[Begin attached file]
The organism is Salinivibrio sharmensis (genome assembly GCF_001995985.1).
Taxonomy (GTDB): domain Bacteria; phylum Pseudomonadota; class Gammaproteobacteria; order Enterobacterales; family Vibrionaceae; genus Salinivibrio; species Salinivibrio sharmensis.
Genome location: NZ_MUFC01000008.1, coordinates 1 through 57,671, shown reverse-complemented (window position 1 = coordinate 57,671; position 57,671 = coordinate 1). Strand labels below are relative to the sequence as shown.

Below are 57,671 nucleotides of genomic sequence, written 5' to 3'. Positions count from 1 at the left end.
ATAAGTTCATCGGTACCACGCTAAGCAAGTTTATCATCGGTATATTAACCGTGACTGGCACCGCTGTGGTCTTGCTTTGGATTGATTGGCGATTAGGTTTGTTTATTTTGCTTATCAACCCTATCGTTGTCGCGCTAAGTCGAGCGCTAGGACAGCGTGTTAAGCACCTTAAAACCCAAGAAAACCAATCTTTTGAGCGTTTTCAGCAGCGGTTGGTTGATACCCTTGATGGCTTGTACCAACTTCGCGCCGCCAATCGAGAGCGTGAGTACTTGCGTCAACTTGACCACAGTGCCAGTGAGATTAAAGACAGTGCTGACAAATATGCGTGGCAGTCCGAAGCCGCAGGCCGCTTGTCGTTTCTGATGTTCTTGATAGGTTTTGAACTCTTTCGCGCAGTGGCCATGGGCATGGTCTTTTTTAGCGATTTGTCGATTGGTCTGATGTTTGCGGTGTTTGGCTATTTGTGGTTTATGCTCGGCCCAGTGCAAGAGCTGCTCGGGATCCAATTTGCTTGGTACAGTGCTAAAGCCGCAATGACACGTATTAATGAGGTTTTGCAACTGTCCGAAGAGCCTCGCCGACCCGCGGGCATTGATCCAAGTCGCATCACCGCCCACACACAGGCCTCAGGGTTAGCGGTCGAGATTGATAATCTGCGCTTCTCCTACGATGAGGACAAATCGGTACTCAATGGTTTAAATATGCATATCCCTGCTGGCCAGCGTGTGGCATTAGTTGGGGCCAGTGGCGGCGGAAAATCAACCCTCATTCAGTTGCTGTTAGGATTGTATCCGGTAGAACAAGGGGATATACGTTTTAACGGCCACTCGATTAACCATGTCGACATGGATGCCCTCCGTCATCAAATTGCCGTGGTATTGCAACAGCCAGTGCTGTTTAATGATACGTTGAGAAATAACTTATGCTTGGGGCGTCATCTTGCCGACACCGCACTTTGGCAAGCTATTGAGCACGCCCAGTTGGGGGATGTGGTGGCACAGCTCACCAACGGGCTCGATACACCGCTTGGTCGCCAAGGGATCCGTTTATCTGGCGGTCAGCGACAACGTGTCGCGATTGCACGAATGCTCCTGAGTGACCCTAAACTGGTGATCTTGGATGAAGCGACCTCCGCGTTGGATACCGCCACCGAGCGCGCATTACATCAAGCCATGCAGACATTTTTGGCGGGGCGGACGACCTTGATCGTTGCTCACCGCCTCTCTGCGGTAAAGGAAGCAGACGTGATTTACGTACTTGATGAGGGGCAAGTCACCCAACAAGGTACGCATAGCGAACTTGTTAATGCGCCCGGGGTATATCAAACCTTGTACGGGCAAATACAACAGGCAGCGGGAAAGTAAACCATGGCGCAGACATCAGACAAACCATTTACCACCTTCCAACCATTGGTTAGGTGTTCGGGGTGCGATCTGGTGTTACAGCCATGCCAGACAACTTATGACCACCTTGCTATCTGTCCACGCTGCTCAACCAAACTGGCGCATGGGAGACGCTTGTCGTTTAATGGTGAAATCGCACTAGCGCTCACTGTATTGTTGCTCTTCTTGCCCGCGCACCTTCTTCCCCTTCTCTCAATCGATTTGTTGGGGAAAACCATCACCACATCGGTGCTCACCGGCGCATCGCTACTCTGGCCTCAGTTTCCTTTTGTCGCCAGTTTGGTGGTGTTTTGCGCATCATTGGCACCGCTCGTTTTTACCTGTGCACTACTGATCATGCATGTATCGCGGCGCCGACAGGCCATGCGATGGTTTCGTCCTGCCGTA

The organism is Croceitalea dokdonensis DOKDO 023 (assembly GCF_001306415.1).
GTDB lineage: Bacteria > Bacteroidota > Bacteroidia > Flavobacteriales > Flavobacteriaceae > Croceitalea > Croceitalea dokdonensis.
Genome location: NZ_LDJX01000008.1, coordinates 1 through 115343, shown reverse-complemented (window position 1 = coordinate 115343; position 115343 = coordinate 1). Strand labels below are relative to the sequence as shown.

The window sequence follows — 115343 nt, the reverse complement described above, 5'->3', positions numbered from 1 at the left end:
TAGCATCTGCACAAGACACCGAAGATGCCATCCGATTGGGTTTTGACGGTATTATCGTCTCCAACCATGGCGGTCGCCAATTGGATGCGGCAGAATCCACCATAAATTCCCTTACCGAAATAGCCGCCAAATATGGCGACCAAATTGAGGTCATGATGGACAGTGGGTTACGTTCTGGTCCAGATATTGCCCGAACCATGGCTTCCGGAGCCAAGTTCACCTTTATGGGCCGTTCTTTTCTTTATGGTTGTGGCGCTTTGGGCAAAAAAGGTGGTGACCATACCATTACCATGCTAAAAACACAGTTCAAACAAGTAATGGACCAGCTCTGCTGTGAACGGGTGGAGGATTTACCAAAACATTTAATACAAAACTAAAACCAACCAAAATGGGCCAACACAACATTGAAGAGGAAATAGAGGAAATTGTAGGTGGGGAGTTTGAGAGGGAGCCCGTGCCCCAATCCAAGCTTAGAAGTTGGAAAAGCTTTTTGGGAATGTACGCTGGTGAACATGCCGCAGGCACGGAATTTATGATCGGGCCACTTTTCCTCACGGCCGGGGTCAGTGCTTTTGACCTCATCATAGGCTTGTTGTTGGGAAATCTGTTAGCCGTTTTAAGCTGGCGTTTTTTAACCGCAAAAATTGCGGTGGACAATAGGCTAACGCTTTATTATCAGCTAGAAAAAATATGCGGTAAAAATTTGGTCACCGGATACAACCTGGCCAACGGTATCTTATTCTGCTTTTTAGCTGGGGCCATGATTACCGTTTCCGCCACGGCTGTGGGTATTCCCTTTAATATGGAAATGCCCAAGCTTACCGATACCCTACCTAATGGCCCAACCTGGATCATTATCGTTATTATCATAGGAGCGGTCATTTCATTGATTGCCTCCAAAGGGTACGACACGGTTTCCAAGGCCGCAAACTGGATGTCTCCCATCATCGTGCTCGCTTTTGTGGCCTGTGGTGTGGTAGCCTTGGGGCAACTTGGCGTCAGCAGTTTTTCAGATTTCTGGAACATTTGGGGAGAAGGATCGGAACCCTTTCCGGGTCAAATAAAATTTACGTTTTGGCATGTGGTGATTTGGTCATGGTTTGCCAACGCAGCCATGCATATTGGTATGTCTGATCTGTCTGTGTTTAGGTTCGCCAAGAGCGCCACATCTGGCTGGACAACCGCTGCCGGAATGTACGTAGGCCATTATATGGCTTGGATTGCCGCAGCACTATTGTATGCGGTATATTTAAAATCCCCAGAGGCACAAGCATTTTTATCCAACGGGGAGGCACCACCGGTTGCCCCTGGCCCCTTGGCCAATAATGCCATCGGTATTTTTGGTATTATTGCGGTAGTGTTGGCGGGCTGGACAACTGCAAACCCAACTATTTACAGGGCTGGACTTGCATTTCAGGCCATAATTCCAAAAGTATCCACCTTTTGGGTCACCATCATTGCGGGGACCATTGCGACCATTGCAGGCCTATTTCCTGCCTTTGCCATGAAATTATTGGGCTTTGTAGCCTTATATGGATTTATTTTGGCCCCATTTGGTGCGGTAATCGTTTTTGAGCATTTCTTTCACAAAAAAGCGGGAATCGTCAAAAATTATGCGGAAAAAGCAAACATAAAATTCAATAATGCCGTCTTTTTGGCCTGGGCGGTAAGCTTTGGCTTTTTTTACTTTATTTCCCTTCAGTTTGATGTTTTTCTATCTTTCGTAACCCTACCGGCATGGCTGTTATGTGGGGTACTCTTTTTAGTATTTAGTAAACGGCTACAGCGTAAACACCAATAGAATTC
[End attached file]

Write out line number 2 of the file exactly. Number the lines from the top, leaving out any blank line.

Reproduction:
Taxonomy (GTDB): domain Bacteria; phylum Pseudomonadota; class Gammaproteobacteria; order Enterobacterales; family Vibrionaceae; genus Salinivibrio; species Salinivibrio sharmensis.